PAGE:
By Chelsea Walters
Senior Financial Aid Advisor, APUS
If you are preparing to start or go back to college, you are likely reviewing college expenses and ways to cover them. Many students choose to use Federal Student Aid (FSA) for assistance.
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In order to apply for FSA, you will need to complete the Free Application for Federal Student Aid (FAFSA). Completing the FAFSA seems overwhelming at first, but taking your time to understand the application process can allow you to feel more at ease.
A Quick Explanation of the FAFSA
The FAFSA is the only application required to determine eligibility for FSA funds, such as Pell Grants, subsidized and unsubsidized loans, and federal work-study programs. Some states and colleges may also use your FAFSA to determine your eligibility for individual state and school aid. The application can be completed online or you can use the myStudentAid app.
The FAFSA Is Free
You may find yourself becoming overwhelmed when you start the application process, and preparers may take advantage of this feeling to charge you for their assistance. Instead, feel confident in yourself, and explore the free, easy options you can utilize for assistance. Your school’s financial aid office is one great resource you should always feel comfortable using for any questions or concerns you have.
Remember, the FAFSA is a free application. If a website asks you for money, you are not dealing with the official FAFSA website.
What You Need to Complete the FAFSA
The FAFSA will determine your Expected Family Contribution and eligibility for FSA, based on the information you enter on your application. This information will include taxed income, untaxed income and benefits. Have your information and documents readily available when you enter information on the FAFSA to make the application process smoother.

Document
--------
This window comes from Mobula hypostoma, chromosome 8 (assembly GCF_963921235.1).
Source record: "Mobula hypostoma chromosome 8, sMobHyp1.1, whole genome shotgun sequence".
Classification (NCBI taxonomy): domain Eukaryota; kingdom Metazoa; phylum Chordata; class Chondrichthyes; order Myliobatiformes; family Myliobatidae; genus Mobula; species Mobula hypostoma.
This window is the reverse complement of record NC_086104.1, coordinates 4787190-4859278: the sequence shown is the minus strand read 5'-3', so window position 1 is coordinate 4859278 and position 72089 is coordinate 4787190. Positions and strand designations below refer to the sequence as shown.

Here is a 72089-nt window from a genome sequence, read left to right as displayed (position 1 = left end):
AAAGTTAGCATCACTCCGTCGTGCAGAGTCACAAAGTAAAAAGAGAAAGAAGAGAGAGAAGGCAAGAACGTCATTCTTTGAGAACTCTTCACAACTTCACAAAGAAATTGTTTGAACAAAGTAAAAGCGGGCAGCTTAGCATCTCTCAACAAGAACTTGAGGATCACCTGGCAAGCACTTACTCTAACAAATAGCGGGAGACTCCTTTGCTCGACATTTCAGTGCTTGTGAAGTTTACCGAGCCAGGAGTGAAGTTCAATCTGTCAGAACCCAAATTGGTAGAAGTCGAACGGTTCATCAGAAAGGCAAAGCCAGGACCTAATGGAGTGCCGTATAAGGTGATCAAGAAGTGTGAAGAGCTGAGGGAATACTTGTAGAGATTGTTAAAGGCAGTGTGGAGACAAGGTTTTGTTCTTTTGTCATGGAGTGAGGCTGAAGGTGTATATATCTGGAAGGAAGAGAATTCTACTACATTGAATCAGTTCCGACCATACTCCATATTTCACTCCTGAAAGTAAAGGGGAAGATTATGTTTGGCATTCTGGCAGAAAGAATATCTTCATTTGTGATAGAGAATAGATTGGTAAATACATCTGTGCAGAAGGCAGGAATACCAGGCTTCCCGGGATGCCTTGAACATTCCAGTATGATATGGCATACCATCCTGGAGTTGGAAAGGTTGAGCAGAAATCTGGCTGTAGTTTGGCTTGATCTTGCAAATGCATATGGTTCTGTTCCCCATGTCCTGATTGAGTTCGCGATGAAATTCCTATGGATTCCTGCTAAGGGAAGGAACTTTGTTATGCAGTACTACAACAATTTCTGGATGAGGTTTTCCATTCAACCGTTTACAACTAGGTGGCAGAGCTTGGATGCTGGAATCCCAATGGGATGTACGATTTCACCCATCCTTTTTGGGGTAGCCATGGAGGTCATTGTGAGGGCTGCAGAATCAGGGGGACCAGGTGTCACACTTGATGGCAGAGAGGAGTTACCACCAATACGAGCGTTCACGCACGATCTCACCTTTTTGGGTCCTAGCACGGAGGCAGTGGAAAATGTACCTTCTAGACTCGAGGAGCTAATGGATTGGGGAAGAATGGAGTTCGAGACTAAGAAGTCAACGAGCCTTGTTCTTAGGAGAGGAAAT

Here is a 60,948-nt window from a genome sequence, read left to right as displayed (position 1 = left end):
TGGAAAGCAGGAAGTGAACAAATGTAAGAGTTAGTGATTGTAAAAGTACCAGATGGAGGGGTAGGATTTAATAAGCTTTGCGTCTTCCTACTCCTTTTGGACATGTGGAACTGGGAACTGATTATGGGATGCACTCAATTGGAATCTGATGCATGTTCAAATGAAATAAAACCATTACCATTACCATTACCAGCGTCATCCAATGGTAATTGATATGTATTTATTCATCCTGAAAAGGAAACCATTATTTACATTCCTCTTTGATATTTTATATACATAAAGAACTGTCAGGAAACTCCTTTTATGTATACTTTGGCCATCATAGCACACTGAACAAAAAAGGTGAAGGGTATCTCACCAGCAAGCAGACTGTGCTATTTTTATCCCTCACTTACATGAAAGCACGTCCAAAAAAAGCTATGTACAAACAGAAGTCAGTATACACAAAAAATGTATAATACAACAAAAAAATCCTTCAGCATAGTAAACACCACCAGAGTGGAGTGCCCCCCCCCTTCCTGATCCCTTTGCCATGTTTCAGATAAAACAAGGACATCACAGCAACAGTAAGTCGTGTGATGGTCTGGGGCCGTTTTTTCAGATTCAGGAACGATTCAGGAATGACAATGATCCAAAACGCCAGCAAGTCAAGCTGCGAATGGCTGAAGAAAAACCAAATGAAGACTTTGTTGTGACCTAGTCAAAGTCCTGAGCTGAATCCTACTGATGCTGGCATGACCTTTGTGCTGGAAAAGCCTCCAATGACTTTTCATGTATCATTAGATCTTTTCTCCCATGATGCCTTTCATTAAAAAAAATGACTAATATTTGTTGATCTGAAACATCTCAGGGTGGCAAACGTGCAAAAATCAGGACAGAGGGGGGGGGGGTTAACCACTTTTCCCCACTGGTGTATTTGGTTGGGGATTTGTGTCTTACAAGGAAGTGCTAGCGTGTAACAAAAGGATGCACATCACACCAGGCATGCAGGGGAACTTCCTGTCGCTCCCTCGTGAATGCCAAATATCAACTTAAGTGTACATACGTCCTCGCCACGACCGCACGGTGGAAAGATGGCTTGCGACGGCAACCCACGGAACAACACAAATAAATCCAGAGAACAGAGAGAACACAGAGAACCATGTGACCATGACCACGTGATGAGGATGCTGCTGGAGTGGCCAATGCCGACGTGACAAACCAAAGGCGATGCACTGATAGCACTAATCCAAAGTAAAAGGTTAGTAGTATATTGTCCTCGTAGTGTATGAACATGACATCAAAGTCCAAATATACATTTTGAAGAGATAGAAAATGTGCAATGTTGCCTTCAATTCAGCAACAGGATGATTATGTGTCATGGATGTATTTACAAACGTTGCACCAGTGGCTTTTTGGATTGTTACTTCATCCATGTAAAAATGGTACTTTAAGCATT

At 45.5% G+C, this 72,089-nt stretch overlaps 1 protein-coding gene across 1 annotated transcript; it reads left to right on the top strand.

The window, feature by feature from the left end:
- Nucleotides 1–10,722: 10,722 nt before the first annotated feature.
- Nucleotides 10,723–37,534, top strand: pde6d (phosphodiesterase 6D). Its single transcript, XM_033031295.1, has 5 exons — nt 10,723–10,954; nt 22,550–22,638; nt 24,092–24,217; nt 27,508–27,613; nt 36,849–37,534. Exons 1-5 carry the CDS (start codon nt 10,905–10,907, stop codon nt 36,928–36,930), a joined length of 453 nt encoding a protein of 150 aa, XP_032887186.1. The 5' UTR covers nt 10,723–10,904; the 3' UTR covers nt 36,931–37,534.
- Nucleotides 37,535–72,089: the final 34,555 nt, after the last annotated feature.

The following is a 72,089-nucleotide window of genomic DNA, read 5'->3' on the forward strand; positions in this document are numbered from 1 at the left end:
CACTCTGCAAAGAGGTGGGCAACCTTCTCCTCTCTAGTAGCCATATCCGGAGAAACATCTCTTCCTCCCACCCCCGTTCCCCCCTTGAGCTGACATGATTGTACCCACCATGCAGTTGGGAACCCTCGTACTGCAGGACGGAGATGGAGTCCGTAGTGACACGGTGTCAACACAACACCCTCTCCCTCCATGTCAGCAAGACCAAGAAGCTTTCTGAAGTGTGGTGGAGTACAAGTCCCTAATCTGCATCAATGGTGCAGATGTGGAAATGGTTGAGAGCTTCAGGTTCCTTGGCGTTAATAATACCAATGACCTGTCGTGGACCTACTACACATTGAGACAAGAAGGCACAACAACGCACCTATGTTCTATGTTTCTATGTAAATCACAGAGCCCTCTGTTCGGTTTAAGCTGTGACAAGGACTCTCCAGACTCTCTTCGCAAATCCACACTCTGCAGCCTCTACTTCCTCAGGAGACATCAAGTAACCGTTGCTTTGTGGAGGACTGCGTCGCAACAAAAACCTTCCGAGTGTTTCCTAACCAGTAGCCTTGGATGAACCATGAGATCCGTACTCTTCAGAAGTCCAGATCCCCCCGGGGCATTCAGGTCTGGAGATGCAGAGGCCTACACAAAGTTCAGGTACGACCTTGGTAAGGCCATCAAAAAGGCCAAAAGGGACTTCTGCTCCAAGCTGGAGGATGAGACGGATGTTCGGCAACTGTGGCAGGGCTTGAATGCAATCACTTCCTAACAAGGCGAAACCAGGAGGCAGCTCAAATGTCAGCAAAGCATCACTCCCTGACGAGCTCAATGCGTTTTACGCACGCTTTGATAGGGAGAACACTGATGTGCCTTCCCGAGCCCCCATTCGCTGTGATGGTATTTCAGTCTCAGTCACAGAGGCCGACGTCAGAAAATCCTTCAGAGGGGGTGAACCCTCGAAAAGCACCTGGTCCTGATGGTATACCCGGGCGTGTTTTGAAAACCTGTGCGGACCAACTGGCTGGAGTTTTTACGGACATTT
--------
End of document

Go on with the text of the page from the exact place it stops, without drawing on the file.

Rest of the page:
The FAFSA requires tax information from two years prior to the award year. For example, the 2020-2021 FAFSA will request your 2018 taxes. Having your tax documents on hand makes it easier to enter your tax information, and you can simplify the process even more by using the Internal Revenue Service Data Retrieval Tool, if you’re given the option. This tool will directly import your tax information from the IRS.
If you are a dependent student, you will also need your parent information, even if you are not living in their household. If you have a special circumstance preventing you from entering your parent’s information, contact your university’s financial aid office for assistance.
What Happens after You Finish Filling Out the Form
After you complete the FAFSA, you and any colleges you included on your FAFSA receive a Student Aid Report (SAR) that provides you with basic information on your eligibility. The SAR includes an Estimated Family Contribution (EFC), and colleges use this figure to help determine your eligibility for need-based aid, like the Pell Grant and subsidized loans.
If your SAR does not list an EFC, your application is not complete and your SAR will indicate what action may be needed. Your SAR also shows if you are selected for verification. If this is the case, your school may request additional documentation to support the information you reported.
Each school has its own financial aid packaging process, so make sure you follow up with your university’s financial aid office after completing your FAFSA to determine what other steps or information may be needed. The FAFSA is only an application used to determine your FSA eligibility; it is not a financial aid package.
Use your school’s financial aid office as a resource. They can make the process less overwhelming, and maintaining close contact with financial aid advisors can help the financial aid packaging process run as smoothly as possible.
Ready When You Are
At American Public University, students are priority one. We are committed to providing quality education, superior student resources, and affordable tuition. In fact, while post-secondary tuition has risen sharply nationwide, the university continues to offer affordable tuition without sacrificing academic quality.